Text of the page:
Nevada, California, Day 6

Posted from Starbucks, Carlsbad, CA, July 30, 2011 (Thank you, Starbucks!)

July 29, 2011

Nothing much exciting to report today, except for all the stress over where we were going to stay tonight. A glitch in the reservation process left us without motel rooms for the next two days, and those were important ones as they were supposed to be our “beach” days. I have to admit, they were ones that I had eagerly awaited, the last relaxation before returning to job hell.

We started from Santa Barbara under an overcast sky, and as we got on the 101 south, the mist covered my visor instantly. During this trip, I have finally noticed how worn out my helmet is. What do I expect, right? After six-plus years and about 90,000 miles it has long passed the “worn out” point. I must have been in denial before just because I really don’t want to get a new helmet (can you say “expensive”??). I will have to now, though, because it moves around on my head (unsafe), I can barely see out of the visor (helmet is no longer imported so the visor is not replaceable), and the liner has foam sticking out of it. It has also turned a strange color from sun exposure, and I have to wonder how much protection it would actually be in an accident.

Theme of the day: the freeways in southern California are terrible. In fact, I would have to describe today’s ride as “a nightmare,” but that’s the thing about being “on the road”: you have to be ready for anything that gets thrown at you. From the moment we began, we rode in heavy traffic that grew heavier the farther south we rode. We stopped after a little while to get rid of a few layers since it was warming up rapidly. That was a good call because right after that we went into the huge traffic jam at the 405 interchange, and we crawled through “Carmageddon.” I actually saw the Mulholland bridge that was replaced and what caused  Carmageddon in the first place, we rode under it. So, we passed through Carmageddon and came out on the other side unscathed, except just as I picked up speed on the far side, a shoe came hurtling toward me. Yes, that’s right, a single shoe. It was a workout shoe, too. One would have to wonder how a single shoe came to be tumbling across the freeway seemingly of its own free will. I managed to gauge its trajectory and avoided hitting it. You never can tell what damage a moving object, whatever it is, can cause.

The rest of the day was more of the same. Speed up, slow down, speed up again. Be riding along at around 80 to keep up with the rest of the crazy people, and then come to a standstill, all in about 50 feet. Motorcyclists are allowed to lane split in California, and all of them (except us) did. Hal was riding along with the air of one who has reservations at a hotel and no hurry to get there, and he refused to lane split. I wanted to follow one guy on a huge Harley that looked much wider than my bike with bags, but as Hal wasn’t going to do it, there would be no point in me doing it without him. I’d just have to wait for him anyway. So, Pearl got pretty sick of changing gears and getting the clutch used so much, and I think the shitty California fuel was making her run rougher than normal, too. So, all in all, the day on the road totally sucked, but still not as bad as work does.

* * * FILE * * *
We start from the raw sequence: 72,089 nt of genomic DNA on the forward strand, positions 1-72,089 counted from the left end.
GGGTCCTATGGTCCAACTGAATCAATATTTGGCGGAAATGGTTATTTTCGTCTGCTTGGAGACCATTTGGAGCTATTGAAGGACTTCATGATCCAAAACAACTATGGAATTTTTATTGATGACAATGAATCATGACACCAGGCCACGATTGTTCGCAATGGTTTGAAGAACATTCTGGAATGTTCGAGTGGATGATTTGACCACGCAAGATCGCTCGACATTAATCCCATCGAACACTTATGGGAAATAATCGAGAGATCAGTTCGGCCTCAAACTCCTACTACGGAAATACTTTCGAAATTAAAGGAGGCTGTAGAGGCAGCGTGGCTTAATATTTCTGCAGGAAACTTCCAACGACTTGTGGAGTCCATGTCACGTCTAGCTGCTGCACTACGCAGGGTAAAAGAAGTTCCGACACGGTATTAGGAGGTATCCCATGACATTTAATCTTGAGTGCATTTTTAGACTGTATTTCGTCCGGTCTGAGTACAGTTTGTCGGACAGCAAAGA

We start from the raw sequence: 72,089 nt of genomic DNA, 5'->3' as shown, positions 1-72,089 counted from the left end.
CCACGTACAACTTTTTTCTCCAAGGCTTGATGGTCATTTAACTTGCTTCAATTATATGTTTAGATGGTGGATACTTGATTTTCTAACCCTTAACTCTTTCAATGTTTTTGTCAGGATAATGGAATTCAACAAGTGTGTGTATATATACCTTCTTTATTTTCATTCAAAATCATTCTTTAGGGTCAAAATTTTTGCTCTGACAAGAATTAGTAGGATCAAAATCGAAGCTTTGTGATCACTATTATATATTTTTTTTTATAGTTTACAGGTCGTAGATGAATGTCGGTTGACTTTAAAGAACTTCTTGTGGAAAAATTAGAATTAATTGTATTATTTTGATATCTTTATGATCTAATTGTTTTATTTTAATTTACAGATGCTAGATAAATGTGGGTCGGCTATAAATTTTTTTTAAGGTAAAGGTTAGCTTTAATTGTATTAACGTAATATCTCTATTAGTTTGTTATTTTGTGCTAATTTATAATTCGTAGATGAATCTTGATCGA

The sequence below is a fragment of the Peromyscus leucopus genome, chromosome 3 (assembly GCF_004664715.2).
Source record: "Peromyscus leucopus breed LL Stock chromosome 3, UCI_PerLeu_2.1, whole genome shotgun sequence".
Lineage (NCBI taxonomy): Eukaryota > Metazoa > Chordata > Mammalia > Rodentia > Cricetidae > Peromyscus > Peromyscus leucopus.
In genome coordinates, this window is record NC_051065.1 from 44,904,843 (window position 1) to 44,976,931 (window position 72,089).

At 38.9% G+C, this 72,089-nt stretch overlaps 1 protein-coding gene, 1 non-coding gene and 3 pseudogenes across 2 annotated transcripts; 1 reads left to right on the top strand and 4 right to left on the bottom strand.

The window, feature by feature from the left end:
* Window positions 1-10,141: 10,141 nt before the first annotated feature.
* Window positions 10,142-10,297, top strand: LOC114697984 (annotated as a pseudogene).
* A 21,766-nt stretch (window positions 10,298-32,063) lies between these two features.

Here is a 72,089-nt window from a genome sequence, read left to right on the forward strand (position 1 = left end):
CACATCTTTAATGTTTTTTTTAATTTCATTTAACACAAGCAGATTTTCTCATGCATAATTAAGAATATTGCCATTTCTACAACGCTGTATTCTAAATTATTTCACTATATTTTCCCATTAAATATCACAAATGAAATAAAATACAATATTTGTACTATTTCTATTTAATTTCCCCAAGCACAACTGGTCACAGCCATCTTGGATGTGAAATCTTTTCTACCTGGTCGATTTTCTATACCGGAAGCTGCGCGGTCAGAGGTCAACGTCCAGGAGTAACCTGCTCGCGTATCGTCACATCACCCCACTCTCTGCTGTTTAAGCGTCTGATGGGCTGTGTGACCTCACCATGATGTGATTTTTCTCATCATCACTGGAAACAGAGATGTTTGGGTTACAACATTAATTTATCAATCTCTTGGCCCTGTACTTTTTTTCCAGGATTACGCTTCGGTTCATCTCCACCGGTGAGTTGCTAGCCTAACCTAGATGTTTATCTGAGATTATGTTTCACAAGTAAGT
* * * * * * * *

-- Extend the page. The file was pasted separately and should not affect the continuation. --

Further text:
We finally got to Ocean Beach and tried to beg people to let us sleep standing up in a closet in their hotel (well, not really, but just about), and still there were no rooms. We even asked to sleep in the courtyard of our favorite hotel. We were kind of kidding, mostly not. I don’t know why I had it in my mind that we would be staying in Ocean Beach, and I was hell-bent on staying there no matter what I had to do. No luck, though. After nothing worked, I was ready to go get some dinner at one of the favorite places in Ocean Beach, then head home. I am done, as much as I didn’t think I would be. I was ready to ride all night and roll into my garage at home around 3 a.m. Fortunately, we found a Starbucks, Hal whipped out his laptop, and after a long time of searching, managed to find a place to stay in Carlsbad, about 40 miles back up the road. I groaned inwardly because we had just fought through a huge traffic jam in that area, one that could have been avoided had we known.  I don’t think we are really near the beach, either, but at this point beggars couldn’t be choosers, so even though it’s not the ideal situation, I can’t complain. I’ll listen to the traffic passing by on the very-near freeway and pretend it is the ocean.

Tomorrow was supposed to be our day on the beach, who knows what will happen or what we’ll do? One more day officially on the road, and I hope it turns out to be good after all.


One thought on “Nevada, California, Day 6

  1. I imagine riding through the L.A. Valley is no more fun than driving though it. And it always seems to be a mess no mater what time of day you travel.

    We don’t get up north that much, so I had to look on the map to see where the Mulholland Bridge and 405 met. I’m glad you did not get any of the Carmageddon mess (although it seems it wasn’t as bad as planned).

    Hmm. Shoes flying at you as you rode? I’m amazed you had time to see it and register what it was as you cruise along at freeway speeds. Oh wait. Freeway speeds there are, as you noted, anywhere between 80mph and 0mph. Still, at any speed, getting hit by a flying shoe could be both painful and dangerous.

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